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Apr. 1, 2019

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Apr. 1, 2019
A recent trip through Trader Joe's was all it took for one college professor to validate his last 15 years of work.
 
Phillip Griffiths, associate professor of plant breeding and genetics at Cornell University, has devoted much of the last decade and a half to creating grape tomatoes varieties that appeal to shopper demand for more local, organic products with better flavor, color, quality and uniqueness. So it was during a walk through the retailer that Griffiths was reminded of the popular fruit that has languished in mediocrity in grocery stores in the U.S. and around the world for decades. 
 
"I looked at one of the medley mixes and I really didn't think it looked very attractive at all based on size and just the general color mix they had in there," Griffiths told Food Dive. "Just looking at it just seemed like there is huge, huge opportunity for improvement in that whole market sector."
 
Griffiths would know. He's somewhat of a tomato guru. In 2004, he started devoting a significant amount of research to tomatoes with the goal of taking colors and shapes present in heirloom varieties and transferring them through cross-breeding by hand to the more portable and snack-friendly cherry and grape sizes. After a decade of work, he narrowed his focus to seven or eight options before setting out to incorporate into those tomatoes traits such as shape, better yield, flavor, functionality and ability to last longer on the shelf and stand up to the challenges of transportation.
 
Griffiths further pruned the list before emerging with a slate of five space-age named tomatoes that he's optimistic will improve on the unattractive and boring variety packs he saw in the store. The new Galaxy Suite he developed are the yellow fingerling Starlight; the orange grape-shaped Sungrazer; the small, red, grape-shaped Comet; the marbled and striped Supernova; and the pear-shaped Midnight Pear. The branding, Griffiths said, is a nod to names that are increasingly being given to produce, including Cotton Candy grapes or the Cosmic Crisp apple.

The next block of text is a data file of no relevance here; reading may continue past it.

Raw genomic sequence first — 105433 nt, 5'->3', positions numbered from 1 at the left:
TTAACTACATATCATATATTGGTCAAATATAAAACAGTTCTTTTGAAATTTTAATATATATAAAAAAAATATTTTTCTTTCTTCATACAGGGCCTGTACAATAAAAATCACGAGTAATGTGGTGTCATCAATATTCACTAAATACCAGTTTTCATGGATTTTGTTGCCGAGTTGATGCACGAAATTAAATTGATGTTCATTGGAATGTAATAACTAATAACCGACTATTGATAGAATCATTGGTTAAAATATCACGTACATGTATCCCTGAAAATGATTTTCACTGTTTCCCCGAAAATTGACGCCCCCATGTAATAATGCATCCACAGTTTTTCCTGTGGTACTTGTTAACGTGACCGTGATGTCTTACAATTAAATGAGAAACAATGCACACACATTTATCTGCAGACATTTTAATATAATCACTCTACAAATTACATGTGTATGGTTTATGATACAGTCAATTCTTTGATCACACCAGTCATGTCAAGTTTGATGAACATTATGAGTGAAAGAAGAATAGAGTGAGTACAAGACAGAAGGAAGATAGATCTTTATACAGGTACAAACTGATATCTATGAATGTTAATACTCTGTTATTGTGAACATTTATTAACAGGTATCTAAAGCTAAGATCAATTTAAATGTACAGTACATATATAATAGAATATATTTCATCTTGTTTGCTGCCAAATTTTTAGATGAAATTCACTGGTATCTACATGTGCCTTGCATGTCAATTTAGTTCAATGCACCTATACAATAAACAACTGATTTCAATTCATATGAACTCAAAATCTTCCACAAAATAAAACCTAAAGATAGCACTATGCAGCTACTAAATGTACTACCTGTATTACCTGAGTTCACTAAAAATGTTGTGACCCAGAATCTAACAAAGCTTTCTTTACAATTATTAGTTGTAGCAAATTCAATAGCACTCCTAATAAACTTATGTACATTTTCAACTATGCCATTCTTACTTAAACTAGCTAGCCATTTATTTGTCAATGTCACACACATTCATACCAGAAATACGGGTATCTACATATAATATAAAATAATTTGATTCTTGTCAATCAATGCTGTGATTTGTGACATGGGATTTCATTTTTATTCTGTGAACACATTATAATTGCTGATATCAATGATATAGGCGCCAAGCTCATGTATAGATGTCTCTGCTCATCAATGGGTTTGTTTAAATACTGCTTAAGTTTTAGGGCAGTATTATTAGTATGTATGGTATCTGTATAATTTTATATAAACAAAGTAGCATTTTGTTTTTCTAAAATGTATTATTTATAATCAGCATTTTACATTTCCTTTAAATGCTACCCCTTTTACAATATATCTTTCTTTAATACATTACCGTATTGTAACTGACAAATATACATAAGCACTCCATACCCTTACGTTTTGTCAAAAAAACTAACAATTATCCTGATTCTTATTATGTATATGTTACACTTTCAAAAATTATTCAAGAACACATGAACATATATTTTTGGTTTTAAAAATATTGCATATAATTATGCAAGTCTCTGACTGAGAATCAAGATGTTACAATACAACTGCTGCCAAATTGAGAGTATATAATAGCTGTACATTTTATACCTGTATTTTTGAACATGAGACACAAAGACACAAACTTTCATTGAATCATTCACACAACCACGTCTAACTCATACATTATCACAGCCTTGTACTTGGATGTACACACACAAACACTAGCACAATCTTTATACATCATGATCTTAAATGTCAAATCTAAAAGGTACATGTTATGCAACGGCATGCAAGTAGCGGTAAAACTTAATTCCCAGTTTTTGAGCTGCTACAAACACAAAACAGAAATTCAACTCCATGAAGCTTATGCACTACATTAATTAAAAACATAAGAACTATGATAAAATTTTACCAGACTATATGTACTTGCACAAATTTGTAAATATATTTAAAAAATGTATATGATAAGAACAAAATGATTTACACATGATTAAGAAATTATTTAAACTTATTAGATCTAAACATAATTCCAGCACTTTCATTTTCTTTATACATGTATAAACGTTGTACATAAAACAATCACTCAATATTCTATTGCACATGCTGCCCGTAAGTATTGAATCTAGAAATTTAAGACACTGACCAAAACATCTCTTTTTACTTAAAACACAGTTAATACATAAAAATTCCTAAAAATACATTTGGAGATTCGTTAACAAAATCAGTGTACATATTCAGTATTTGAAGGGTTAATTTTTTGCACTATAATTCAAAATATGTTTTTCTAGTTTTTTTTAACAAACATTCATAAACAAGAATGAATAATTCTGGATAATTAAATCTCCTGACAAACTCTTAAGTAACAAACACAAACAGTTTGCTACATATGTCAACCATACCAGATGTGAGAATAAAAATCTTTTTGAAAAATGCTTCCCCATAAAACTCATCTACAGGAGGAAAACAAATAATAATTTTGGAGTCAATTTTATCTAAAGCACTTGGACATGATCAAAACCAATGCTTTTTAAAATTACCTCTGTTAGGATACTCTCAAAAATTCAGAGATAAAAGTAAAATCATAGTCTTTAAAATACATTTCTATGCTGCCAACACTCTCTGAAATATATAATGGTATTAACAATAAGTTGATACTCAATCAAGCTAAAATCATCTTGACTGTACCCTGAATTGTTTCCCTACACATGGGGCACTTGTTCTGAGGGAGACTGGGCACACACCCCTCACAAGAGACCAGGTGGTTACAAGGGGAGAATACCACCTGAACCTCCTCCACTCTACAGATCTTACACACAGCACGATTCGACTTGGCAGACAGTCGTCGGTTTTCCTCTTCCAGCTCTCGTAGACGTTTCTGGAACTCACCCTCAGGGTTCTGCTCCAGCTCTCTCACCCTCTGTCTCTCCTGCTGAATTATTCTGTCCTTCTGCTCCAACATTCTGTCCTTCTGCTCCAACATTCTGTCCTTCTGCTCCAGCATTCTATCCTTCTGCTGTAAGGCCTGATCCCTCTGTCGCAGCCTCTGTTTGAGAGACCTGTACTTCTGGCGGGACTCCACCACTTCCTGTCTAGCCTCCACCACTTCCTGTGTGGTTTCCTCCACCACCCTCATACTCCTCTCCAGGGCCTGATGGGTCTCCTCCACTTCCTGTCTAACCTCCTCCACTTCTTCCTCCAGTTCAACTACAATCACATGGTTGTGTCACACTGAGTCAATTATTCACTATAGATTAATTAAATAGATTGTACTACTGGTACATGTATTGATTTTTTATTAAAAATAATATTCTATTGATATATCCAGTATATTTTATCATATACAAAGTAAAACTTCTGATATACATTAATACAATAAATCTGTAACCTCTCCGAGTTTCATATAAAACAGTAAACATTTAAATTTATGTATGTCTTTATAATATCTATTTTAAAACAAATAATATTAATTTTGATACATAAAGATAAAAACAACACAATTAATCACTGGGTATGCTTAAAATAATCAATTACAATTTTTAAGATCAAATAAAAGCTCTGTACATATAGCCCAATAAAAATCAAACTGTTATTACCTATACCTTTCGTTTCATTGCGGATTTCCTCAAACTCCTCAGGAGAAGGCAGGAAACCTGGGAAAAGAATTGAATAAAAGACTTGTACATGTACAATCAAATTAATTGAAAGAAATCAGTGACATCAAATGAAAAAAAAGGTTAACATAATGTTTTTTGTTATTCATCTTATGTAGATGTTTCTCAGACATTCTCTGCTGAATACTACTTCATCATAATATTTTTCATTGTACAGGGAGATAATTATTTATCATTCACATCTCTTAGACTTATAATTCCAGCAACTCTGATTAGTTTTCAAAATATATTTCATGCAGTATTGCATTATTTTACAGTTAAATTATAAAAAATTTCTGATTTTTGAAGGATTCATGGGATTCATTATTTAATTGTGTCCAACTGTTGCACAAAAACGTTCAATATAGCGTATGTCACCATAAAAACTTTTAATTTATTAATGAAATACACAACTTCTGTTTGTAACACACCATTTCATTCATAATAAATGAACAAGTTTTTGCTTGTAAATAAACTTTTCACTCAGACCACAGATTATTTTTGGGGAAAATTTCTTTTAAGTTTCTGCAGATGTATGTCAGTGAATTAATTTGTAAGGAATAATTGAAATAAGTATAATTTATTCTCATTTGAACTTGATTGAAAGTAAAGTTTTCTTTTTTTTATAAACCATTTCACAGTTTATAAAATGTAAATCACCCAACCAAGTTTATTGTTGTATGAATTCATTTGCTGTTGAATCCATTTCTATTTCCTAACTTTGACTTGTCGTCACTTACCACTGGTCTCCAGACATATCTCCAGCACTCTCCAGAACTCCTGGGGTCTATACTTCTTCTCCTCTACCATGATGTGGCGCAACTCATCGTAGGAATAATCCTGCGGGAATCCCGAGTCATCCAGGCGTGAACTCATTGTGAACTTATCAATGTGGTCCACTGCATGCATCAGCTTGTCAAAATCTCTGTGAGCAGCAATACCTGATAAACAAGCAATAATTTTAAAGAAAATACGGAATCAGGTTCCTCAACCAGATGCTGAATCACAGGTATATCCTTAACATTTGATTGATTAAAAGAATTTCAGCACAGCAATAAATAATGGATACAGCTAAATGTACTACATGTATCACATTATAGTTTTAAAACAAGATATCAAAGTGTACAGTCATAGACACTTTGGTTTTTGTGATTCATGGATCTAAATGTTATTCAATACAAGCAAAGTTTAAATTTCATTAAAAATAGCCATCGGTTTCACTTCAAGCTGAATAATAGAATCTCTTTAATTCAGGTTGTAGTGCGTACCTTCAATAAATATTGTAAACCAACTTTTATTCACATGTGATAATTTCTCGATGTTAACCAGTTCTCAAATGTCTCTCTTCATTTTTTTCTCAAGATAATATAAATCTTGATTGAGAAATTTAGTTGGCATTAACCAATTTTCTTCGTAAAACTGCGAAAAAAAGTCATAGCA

Credit: Cornell University

The new tomatoes have garnered interest from retailers such as Wegmans, which tested them on its organic field last season, and a buyer representing U.K. grocer Marks & Spencer. 
 
“They grew and produced well, and Phillip’s focus on developing varieties that produce high flavor, without jeopardizing productivity, really came through,” Jess Crabtree, growing manager at the Wegmans Organic Farm & Orchard, said in a statement. “Our customers desire fresh, local produce that is both organically and sustainably grown, so any new varieties" produced locally and during an extended growing season are good for customers. 

A Vermont-based seed supplier is selling Galaxy Suite seeds this year to farmers who may be interested in growing the tomatoes. If farmers and retailers like them, Griffiths said, Galaxy Suite​ tomato production could ramp up in 2020 and beyond with new additions. The tomatoes could eventually end up in farmers markets and higher-end retailers like Wegmans, Whole Foods and Trader Joe's, targeting customers who are looking for variety and willing to pay a higher price. 

"Ultimately, consumers are having a larger role in the development in the food industry of food products," he said. This project "wasn't initiated with profits in mind. It was initiated from the standpoint of what would be new and fun."
 
Griffiths said the Galaxy Suite tomatoes mirror many of the trends impacting consumers today. Shoppers are eager for new and interesting varieties they can try on the go. Griffiths said he has more than a dozen other options in the works, including baby beefsteak tomatoes and tomatoes shaped like chili peppers.
 
"If (these first five tomatoes) are successful, the development ... can be kept continually active by adding new varieties to it so people stay very interested in them over time," Griffiths said. "People are always interested with the new and latest things, so if you have a group that you can continue to keep feeding into it really gives a great opportunity to build a type of brand name."
Source: food dive

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